By Fred Mbogo
Published December 1, 2008
The work of South African singer Miriam Makeba, Jamaican musician Bob Marley, Kenyan novelist Ngugi wa Thiong’o, Nigerian musician Fela Anikulapo Kuti, and South African playwrights John Kani, Winston Ntshona and Athol Fugard would not have been as high profile were it not for the circumstances surrounding their creation: Adversity. Misery, difficulty, and ill fortune, FRED MBOGO contends, are always the fodder for good art.
The music of the late South African lark, Miriam Makeba (Mama Africa), wouldn’t have been the same without Apartheid. This is the case of the evil begetting the beautiful.
Jamaican Bob Marley’s greatness is similarly built on a romanticisation of an Africa, which he keeps hoping to go back to and which he claims to have been a part of in spirit through, among others, dressing and smoking! He paints it as a place from which his ancestors were forcefully removed.
Nigerian Fela Kuti’s suggested wildness in his music becomes great when put in the context of the ‘politricks’ played by consecutive oppressive Nigerian regimes during his performing life.
South African John Kani, Winston Ntshona and Athol Fugard are considered exceptional creators of stage plays because of their anti-Apartheid stance and previous difficult working conditions. Their play, The Island, is celebrated as a window that enables audiences to see and ‘experience’ the fears, hopes, desires and general conditions of South African political prisoners housed at the infamous Robben Island.
Is Thomas Mapfumo likely to be appreciated more given Zimbabwe’s staggering steps under President Robert Gabriel Mugabe? Makeba’s 31 years in exile made her music quite noticeable.
Kenya’s Ngugi Wa Thiong’o is a major beneficiary of the goodies of exile in the form of publicity and myth creation; that, for instance, his books were read in bars back in Kenya! (Most bars in Kenya are and were dark, noisy and smoke-filled providing very difficult conditions for reading.)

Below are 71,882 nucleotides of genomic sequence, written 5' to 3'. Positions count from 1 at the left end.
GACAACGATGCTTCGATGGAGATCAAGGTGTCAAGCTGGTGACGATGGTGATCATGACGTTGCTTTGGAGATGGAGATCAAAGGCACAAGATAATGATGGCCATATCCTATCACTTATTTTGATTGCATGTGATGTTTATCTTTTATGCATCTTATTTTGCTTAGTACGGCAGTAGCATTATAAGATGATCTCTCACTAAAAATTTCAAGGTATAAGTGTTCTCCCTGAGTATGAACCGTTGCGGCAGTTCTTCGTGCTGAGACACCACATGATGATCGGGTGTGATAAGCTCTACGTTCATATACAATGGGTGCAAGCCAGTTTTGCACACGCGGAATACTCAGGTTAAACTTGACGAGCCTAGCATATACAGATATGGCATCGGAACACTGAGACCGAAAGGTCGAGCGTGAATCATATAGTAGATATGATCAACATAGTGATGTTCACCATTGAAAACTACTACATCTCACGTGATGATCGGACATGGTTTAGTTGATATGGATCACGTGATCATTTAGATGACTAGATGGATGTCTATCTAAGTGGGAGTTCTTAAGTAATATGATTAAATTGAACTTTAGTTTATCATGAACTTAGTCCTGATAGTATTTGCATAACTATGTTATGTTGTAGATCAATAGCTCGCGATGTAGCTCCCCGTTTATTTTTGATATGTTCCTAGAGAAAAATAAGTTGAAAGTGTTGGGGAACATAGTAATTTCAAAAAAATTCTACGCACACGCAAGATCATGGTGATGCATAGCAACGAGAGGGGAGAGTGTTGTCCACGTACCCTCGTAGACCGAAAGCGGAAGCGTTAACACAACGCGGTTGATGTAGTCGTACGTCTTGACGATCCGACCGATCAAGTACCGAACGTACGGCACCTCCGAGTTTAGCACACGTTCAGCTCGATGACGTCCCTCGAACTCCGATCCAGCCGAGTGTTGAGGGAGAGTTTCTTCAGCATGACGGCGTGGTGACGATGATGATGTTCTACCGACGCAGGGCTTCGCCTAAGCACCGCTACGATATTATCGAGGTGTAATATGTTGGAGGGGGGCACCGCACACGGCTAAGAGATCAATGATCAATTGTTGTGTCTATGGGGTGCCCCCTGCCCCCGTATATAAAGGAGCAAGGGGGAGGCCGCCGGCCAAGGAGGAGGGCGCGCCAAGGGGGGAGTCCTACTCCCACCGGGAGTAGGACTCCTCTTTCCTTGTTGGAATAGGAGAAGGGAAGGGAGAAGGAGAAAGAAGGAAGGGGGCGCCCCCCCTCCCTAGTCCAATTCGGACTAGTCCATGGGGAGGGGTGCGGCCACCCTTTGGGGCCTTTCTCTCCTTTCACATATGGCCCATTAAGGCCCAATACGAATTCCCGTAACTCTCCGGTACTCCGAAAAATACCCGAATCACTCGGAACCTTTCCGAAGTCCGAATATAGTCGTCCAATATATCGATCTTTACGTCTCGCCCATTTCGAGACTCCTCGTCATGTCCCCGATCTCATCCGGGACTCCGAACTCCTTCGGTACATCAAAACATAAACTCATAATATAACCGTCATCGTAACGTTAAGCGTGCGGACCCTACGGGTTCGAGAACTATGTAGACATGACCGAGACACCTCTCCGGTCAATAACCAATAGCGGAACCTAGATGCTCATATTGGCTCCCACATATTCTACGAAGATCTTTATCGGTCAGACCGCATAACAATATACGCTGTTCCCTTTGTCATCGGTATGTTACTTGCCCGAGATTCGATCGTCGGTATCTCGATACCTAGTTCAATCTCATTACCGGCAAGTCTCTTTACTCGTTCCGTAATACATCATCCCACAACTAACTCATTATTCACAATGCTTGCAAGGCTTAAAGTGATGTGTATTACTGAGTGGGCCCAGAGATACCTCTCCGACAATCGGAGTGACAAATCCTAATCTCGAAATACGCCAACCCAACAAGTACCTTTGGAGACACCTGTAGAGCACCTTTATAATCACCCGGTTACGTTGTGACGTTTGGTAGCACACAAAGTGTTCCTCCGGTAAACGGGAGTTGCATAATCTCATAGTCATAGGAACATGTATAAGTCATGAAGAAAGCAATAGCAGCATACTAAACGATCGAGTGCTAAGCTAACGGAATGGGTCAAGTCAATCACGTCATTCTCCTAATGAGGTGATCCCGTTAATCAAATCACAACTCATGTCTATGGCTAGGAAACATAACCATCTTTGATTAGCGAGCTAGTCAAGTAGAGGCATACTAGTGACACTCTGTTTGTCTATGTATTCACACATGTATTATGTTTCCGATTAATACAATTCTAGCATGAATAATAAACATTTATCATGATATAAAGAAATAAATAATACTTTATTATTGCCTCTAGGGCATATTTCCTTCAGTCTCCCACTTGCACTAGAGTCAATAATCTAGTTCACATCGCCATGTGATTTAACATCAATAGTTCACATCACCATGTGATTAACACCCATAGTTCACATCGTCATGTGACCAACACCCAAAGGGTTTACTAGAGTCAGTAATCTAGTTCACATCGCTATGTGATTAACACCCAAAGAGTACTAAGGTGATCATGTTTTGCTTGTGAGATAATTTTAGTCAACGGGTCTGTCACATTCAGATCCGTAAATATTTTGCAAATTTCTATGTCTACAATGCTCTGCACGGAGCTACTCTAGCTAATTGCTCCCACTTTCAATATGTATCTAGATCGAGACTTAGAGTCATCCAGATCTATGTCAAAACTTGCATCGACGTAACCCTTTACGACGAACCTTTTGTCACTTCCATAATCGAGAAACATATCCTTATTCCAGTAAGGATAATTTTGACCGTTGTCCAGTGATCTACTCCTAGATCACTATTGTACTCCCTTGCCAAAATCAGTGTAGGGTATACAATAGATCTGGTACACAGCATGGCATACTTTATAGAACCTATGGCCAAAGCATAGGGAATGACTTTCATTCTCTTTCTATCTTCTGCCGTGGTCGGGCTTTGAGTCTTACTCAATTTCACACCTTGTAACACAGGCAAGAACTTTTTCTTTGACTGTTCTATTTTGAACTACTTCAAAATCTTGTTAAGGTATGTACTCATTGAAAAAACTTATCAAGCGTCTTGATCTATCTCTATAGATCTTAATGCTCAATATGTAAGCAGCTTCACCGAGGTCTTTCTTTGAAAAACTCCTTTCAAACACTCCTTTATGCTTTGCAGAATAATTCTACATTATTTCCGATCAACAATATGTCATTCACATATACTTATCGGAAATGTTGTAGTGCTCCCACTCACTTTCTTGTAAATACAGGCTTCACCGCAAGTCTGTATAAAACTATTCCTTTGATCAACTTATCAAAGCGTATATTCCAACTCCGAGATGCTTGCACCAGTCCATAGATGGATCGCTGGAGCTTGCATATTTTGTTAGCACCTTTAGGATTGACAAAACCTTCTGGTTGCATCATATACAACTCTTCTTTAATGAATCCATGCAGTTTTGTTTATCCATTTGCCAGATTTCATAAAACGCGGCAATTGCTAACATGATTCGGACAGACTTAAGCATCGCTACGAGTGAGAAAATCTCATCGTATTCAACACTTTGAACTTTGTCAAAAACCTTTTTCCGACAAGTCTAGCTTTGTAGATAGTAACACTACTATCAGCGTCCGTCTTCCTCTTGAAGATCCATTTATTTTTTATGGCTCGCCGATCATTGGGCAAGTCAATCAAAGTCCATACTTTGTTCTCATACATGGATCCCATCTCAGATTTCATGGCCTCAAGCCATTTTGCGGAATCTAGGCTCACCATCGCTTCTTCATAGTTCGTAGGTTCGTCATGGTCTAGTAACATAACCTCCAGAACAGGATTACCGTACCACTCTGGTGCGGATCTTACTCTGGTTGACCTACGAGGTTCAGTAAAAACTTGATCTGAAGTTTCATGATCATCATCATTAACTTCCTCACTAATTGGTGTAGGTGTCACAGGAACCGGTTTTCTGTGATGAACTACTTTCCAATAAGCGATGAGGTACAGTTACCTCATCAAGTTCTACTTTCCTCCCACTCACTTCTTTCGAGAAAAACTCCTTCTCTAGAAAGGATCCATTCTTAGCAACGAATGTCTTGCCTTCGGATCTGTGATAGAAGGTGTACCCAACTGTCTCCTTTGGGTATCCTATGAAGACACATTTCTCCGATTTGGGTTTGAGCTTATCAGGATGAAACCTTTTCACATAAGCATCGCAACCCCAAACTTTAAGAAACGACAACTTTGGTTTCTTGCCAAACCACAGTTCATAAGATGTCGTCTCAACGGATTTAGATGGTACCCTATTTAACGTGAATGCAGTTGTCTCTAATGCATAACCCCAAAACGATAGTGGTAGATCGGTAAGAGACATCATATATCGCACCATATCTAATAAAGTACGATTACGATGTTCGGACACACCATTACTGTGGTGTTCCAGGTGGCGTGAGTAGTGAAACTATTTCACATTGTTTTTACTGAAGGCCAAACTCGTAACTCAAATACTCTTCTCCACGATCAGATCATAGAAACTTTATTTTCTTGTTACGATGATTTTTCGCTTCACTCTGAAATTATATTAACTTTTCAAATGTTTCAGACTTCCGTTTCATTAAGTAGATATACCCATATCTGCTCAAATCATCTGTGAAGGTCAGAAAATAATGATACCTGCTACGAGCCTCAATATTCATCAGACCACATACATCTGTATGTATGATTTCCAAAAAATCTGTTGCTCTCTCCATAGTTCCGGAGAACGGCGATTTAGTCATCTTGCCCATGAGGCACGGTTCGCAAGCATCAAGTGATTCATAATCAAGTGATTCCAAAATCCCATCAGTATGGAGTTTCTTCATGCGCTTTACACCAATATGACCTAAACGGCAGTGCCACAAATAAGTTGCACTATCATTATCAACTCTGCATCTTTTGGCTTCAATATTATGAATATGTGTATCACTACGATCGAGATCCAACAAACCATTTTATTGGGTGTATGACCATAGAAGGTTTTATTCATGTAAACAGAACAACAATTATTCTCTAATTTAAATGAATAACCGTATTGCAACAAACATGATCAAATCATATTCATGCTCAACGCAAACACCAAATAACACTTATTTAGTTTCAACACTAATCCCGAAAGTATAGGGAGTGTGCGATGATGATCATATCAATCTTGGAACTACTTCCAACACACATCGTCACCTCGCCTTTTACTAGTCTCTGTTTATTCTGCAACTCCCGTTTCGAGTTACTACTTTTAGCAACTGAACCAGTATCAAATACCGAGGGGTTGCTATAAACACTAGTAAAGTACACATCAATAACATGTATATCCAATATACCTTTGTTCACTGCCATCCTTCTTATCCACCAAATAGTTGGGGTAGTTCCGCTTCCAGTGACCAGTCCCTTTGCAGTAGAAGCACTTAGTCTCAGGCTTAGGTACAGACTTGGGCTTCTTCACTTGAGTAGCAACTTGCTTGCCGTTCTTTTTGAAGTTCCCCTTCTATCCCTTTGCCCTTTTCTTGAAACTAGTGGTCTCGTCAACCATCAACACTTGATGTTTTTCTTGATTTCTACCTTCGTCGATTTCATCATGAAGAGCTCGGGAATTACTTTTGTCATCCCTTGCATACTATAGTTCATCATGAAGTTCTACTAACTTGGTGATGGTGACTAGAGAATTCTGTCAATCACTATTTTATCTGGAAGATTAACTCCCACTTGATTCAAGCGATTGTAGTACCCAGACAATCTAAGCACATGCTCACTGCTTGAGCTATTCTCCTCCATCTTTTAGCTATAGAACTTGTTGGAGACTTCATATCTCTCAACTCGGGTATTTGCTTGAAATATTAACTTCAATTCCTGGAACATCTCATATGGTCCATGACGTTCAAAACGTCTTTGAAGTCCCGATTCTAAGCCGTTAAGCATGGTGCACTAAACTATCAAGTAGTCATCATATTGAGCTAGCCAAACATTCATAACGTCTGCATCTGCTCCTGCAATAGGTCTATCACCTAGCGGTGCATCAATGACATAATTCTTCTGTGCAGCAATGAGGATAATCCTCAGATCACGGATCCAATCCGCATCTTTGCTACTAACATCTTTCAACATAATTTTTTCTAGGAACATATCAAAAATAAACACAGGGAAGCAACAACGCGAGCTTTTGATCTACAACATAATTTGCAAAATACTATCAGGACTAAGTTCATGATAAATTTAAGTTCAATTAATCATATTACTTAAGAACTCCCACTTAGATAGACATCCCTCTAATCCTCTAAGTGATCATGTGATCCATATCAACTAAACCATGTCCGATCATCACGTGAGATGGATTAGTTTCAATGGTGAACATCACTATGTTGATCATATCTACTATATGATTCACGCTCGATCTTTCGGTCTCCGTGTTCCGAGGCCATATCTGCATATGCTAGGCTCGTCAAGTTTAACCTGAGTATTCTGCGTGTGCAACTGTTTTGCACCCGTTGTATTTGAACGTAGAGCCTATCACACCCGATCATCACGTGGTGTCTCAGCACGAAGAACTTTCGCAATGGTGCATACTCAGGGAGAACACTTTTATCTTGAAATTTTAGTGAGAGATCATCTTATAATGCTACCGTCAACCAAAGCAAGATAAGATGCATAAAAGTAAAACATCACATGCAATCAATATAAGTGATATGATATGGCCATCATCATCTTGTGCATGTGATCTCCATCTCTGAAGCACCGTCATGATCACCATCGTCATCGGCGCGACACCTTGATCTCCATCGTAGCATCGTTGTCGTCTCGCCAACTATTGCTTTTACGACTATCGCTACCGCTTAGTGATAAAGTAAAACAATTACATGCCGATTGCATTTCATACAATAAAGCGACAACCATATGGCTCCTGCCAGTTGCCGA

Would Bob Marley have been great if history didn’t possess the trans-Atlantic slave trade? Would Fela Kuti’s sweaty body and shiny saxophone have given us such entertainment were Nigeria’s political troubles to absent themselves from history? Supposing Robert Mugabe and Morgan Tsvangirai are to come up with a binding agreement that creates a stress-free Zimbabwe, what chances will Mapfumo have of being famous beyond the borders of Zimbabwe? Following this trend, what would our current discussion about South Africa’s art be, were Apartheid to have not taken place? Consider all the art that postures itself as ‘post-colonial’ or that calls for de-colonisation or that warns us of neo-colonialism. How much of its beauty would we have missed were colonialism a thing in dreams alone?
It seems oppression and exile bring with them certain ‘sweetnesses.’ Both seem to excite a sense of sympathy for the victim. In the case of exile the isolated victim carries with himself the images of home that become important in his creative works. The victim’s sense of nostalgia and longing for home is sometimes borders oppression of the highest order. But there is a flip side to this in the form of opportunities that come with sympathy and even guilt! People give an ear to your story since it bears aspects of suffering which they may be keen to assuage.